I say in the book that he believed it was his divine right to make money.

“Johns Hopkins believed it was his divine right to make money.”

At 54, he retires from his other businesses, but he continues as a venture capitalist. He joins the B&O Railroad as a full time executive. He is the largest stockholder – his ownership is only exceeded by the ownerships of the city and the state. This is at the same time when the Garretts come in. In fact, what Johns Hopkins does is he engineers the election of John W. Garrett.

When the Civil War came, Hopkins and other powerful men were determined to keep Maryland neutral. Most of the B&O ran through Maryland and Virginia, and they were afraid of losing their investment. Virginia was threatening to leave the Union and confiscated the railroad. These men got Lincoln to promise that there would be no troop transfers in Baltimore, but it happened anyway, the day after Virginia seceded, and that’s what caused the Pratt Street riot.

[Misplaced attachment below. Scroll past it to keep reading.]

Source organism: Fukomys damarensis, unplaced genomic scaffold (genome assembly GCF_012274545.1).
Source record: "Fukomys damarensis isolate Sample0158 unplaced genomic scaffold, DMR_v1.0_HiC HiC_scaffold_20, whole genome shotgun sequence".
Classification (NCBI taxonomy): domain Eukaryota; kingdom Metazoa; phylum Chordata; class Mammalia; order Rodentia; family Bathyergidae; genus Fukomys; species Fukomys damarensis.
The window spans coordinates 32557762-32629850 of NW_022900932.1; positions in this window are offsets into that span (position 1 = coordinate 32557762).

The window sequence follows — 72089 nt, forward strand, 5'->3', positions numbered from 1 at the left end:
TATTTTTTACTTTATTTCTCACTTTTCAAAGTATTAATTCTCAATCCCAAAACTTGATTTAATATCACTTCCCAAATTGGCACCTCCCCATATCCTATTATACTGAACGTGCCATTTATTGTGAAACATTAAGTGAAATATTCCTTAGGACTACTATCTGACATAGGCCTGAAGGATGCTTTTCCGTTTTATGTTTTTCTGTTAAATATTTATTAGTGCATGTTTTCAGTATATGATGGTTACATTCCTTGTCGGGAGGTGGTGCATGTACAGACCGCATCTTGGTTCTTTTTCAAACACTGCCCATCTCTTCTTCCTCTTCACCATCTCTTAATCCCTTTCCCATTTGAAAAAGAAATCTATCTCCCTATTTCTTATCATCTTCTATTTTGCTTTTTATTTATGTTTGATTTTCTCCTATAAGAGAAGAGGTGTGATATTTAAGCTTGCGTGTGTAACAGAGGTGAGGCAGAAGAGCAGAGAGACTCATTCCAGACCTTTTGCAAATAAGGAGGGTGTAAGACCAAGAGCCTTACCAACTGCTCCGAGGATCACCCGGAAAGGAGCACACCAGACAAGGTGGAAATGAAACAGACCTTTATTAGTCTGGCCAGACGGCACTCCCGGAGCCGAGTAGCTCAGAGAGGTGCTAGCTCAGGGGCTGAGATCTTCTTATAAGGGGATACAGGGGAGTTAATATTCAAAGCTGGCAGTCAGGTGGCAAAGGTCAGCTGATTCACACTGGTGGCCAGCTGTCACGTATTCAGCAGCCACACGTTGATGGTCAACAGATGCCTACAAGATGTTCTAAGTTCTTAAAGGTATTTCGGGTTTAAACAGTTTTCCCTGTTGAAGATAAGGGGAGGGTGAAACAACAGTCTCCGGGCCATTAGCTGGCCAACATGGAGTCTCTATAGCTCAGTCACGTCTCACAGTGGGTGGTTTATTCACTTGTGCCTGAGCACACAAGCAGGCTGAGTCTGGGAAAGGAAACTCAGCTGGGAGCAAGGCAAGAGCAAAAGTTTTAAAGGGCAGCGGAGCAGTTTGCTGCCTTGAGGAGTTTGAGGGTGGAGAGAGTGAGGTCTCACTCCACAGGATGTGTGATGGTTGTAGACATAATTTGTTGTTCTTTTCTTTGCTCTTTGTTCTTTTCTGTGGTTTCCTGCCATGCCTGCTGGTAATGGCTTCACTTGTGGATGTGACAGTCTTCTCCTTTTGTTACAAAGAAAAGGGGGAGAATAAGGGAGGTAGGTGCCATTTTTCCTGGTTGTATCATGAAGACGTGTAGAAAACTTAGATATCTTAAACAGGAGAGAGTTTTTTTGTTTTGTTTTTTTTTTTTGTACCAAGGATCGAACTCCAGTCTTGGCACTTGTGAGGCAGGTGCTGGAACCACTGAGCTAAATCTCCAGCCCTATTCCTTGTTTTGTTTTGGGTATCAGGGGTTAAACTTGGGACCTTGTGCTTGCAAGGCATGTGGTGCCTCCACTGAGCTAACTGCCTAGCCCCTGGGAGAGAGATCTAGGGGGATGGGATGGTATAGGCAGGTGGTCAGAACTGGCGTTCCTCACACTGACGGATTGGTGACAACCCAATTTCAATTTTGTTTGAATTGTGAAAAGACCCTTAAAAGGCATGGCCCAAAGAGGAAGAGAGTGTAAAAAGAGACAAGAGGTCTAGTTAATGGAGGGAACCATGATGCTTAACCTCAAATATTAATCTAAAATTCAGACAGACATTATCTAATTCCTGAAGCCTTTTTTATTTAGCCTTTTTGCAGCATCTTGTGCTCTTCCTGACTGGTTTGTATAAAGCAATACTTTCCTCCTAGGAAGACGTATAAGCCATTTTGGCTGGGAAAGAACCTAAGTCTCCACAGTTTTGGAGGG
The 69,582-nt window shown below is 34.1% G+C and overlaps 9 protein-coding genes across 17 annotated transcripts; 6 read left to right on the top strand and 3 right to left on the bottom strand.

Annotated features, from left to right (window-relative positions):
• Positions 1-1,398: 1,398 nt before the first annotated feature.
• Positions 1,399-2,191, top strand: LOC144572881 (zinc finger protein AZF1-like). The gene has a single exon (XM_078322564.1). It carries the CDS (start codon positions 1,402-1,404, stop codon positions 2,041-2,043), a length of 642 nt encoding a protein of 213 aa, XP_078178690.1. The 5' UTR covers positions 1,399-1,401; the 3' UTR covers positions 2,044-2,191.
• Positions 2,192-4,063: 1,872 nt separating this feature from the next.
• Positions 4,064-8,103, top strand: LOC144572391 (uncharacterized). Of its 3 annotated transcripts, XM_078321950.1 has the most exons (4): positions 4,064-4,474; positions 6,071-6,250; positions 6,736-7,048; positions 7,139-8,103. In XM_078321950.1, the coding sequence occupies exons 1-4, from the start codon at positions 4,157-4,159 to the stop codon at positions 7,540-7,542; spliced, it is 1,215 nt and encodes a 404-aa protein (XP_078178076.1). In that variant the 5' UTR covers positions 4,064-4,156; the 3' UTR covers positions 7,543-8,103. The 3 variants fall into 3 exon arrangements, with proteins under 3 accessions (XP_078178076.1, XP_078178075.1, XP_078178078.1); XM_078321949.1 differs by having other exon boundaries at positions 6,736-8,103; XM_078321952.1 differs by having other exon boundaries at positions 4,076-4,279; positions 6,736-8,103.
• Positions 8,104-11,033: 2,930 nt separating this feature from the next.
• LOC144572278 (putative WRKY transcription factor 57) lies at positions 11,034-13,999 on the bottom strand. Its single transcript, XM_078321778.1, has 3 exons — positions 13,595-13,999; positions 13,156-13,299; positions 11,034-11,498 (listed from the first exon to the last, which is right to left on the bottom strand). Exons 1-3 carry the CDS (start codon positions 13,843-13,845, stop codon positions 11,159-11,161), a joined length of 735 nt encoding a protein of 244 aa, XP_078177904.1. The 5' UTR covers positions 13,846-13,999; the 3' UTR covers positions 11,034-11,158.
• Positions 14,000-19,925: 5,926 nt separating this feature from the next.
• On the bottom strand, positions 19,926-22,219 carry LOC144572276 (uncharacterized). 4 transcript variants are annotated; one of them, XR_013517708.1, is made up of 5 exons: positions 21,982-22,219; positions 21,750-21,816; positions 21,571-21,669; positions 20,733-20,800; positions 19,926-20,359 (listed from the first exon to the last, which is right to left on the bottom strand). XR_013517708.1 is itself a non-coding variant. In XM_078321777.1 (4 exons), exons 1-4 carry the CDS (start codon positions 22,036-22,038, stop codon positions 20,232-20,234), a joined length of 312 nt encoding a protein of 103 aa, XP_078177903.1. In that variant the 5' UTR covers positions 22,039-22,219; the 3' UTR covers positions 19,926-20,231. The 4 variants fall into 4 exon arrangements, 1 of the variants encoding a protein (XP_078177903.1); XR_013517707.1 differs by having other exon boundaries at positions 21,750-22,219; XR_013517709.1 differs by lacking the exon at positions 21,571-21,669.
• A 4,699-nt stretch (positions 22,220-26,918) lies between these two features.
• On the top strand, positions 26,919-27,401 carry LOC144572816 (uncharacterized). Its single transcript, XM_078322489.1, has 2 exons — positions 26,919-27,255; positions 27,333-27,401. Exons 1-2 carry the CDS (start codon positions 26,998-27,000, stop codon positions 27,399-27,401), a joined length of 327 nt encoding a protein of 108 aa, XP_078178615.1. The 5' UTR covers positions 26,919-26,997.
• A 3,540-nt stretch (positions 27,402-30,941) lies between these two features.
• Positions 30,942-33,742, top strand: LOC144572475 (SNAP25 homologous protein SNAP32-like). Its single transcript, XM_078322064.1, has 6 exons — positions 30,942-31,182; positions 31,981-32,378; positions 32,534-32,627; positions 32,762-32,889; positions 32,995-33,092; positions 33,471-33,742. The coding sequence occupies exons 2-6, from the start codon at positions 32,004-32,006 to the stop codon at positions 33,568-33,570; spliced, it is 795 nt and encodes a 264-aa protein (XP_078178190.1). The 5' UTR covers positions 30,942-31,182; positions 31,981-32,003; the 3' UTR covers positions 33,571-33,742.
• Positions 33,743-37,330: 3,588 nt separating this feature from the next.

BPE: How does what happened with Hopkins’ business dealings affect the hospital and the university?

AP: Well, neither had been built when Hopkins died in 1873. The university opened three years later, then the hospital in 1889. The medical school opened in 1893. We really don’t know why these institutions came into being, but I theorize that the this is the reason: When Hopkins was 37 years old, there was a cholera epidemic in Baltimore. He contracted cholera, and while he was being treated, he saw how conditions for Blacks in particular were terrible. So, when he announced his will in 1870 – three years before he died – he made it clear that he wanted to create a 400-bed hospital which would treat indigents regardless of sex, age or color. That was extraordinary for the time, because there was no hospital in Baltimore that treated blacks. What is interesting is that in his will, he made no similar mention about admitting Blacks to his university, so it isn’t until after WWII that the school admits its first Black undergraduate.